Does anyone have any thoughts or comments on a SLR digital camera. By no means am I professional but I am so willing to learn how to shoot great pics.
Thanks so much!
Some things to think about:
- There really are no cr@ppy DSLRs being sold anymore. Even the new low-end cameras offer the latest in image-processing software and lens technologies.
- Even the low-end cameras also offer more than enough resolution (megapixels) for anything short of poster-sized prints. Don't get caught up in the megapixel race. It's like deciding between a car with 300 hp and one with 400 hp. Either will get the job done; your camera choice should be based on more than just raw power.
- You really should handle the camera you plan to buy. Some people find some cameras too large to handle comfortably.
- The camera you buy should allow you to output pictures in RAW format. This format contains more picture information so you can manipulate it digitally later without losing picture quality.
- It's a fact that most people buying SLRs these days never use more than the lenses that come in the box with the camera. Unfortunately, these "kit lenses" typically are not the best the camera manufacturer offers. Check out what other lenses the manufacturer offers and consider lenses sold by third-party manufacturers as well. You may find your pictures are noticeably better with a lens other than a kit lens -- especially one designed for the kinds of images you want to take (macro, telephoto, etc.)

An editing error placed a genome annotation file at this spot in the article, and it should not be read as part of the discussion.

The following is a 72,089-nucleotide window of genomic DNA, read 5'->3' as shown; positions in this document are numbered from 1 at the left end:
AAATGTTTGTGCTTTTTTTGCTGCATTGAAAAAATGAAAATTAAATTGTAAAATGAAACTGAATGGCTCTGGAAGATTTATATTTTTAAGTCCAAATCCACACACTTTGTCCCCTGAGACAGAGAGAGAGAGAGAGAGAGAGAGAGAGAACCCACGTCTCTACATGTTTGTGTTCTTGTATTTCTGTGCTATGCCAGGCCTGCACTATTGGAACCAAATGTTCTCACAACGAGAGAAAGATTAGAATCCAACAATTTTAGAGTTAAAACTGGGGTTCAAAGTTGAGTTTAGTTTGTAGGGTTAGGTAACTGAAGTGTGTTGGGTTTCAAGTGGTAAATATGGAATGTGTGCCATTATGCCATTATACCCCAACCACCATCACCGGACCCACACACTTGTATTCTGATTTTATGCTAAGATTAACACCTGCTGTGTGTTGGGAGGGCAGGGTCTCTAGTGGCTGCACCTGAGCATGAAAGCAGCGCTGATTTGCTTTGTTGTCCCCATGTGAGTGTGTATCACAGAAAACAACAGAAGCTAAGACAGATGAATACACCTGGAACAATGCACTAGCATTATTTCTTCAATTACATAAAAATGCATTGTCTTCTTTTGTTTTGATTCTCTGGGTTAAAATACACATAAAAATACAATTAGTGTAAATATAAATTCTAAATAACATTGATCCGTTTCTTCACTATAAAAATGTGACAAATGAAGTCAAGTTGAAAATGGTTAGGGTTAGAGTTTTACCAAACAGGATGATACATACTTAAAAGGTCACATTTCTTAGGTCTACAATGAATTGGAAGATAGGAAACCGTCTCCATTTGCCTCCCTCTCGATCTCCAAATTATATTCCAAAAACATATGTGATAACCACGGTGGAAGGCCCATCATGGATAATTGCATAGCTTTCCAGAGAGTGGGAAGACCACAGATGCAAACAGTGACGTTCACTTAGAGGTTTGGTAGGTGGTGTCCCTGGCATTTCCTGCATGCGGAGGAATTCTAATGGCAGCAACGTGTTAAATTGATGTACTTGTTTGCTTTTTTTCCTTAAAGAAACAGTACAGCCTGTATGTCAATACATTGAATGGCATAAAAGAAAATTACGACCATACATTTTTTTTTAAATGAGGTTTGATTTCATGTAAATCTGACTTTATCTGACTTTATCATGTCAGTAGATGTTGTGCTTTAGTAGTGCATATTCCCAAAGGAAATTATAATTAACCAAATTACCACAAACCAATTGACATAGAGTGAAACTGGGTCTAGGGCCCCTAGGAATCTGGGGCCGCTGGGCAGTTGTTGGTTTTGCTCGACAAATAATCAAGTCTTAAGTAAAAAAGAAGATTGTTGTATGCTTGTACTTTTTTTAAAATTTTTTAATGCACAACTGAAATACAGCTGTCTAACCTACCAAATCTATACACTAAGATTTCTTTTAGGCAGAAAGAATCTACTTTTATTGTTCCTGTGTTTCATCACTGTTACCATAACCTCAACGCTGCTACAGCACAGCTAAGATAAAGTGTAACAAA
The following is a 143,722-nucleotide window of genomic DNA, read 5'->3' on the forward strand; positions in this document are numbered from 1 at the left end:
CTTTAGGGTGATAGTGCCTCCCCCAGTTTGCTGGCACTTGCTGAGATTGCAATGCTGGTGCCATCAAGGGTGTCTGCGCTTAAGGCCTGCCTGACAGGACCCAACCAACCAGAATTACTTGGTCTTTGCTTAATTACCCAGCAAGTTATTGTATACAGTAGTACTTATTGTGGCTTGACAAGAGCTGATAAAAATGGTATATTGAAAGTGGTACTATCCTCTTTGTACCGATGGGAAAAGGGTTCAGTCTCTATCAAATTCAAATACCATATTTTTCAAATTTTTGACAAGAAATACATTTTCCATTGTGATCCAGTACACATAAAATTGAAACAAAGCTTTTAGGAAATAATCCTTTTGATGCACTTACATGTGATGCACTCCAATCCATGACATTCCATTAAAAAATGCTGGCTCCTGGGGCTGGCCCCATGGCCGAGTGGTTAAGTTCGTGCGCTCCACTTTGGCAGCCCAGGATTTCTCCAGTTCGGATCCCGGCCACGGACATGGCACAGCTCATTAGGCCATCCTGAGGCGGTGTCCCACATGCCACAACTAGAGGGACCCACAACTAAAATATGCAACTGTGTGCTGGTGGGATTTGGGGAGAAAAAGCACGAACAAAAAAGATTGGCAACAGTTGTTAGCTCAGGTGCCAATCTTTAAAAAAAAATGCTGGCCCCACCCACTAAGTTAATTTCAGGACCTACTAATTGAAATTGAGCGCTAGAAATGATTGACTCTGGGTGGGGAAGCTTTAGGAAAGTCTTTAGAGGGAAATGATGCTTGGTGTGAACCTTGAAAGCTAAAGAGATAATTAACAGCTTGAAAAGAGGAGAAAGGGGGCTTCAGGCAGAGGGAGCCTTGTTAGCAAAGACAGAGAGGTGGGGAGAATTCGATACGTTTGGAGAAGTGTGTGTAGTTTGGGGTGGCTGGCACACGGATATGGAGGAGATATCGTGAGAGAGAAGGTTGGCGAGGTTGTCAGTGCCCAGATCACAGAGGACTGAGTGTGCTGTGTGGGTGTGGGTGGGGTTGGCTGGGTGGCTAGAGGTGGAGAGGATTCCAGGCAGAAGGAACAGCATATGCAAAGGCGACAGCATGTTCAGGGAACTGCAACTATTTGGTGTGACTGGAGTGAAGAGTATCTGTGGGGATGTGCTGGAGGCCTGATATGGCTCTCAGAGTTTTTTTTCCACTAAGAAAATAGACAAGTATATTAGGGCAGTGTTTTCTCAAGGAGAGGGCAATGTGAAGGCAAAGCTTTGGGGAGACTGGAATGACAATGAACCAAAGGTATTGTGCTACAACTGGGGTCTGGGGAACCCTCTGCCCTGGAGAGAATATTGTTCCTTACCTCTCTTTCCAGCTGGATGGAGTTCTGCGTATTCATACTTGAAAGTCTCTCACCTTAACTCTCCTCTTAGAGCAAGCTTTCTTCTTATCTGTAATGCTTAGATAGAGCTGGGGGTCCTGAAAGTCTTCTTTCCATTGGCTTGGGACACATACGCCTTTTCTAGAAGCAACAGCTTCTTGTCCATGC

- Some manufacturers offer image stabilization. This can be useful in getting pictures in low-light or fast-moving situations. The two types of IS are in-lens and in-camera. In-lens is better, but it means you're paying for IS with every lens you buy. Hard to say if one choice is better than the other. :-P
- Keep in mind that DSLR technology is still evolving some. Back when film SLRs were popular, it made sense to spend a good chunk of money on a camera you'd be growing into for 10-15 years. Given how quickly improvements still are being made, it doesn't make a lot of sense to spend well into four figures for a DSLR while you learn to take better pictures. Most DSLRs just aren't going to have that long a practical life.
We tried everything around 1K-1.2K. Our family takes a lot of photojournalistic style pictures and we decided on the Nikon D80. It takes great pictures, period! Also I found that the meter on the Canons is not as easy to read. I also had a bunch of Canon EF lenses that are of no use to me anymore. So we really felt that strongly about the Nikon to ditch Canon all together.
Hey sharon620 ,if you want to get to know more about digital SLR cameras ,you can consult to this link:
And here I found there is a "Backlight Photography Tips from Kodak" :
If you want to get a good digital SLR camera ,you can consider the Canon EOS 30D Digital SLR Camera , this camera is quite good, and here I got to know a good deal on it for $1026 instead of 1100 :
Anyway hope this helps .
Look at a Nikon D80, and at a Canon "Rebel XTi". These two are entry level cameras, but pack with avery feature you will ever need, plus more. The camera body is not necessarily the most expensive item; high quality lenses is where most of the money will go into. The kit lens (the lens that comes with the camera) is not the best, but you can do a lot with it.
Summary: buy the lowest-priced body of the two listed above, and use the extra money to buy a good lens for it.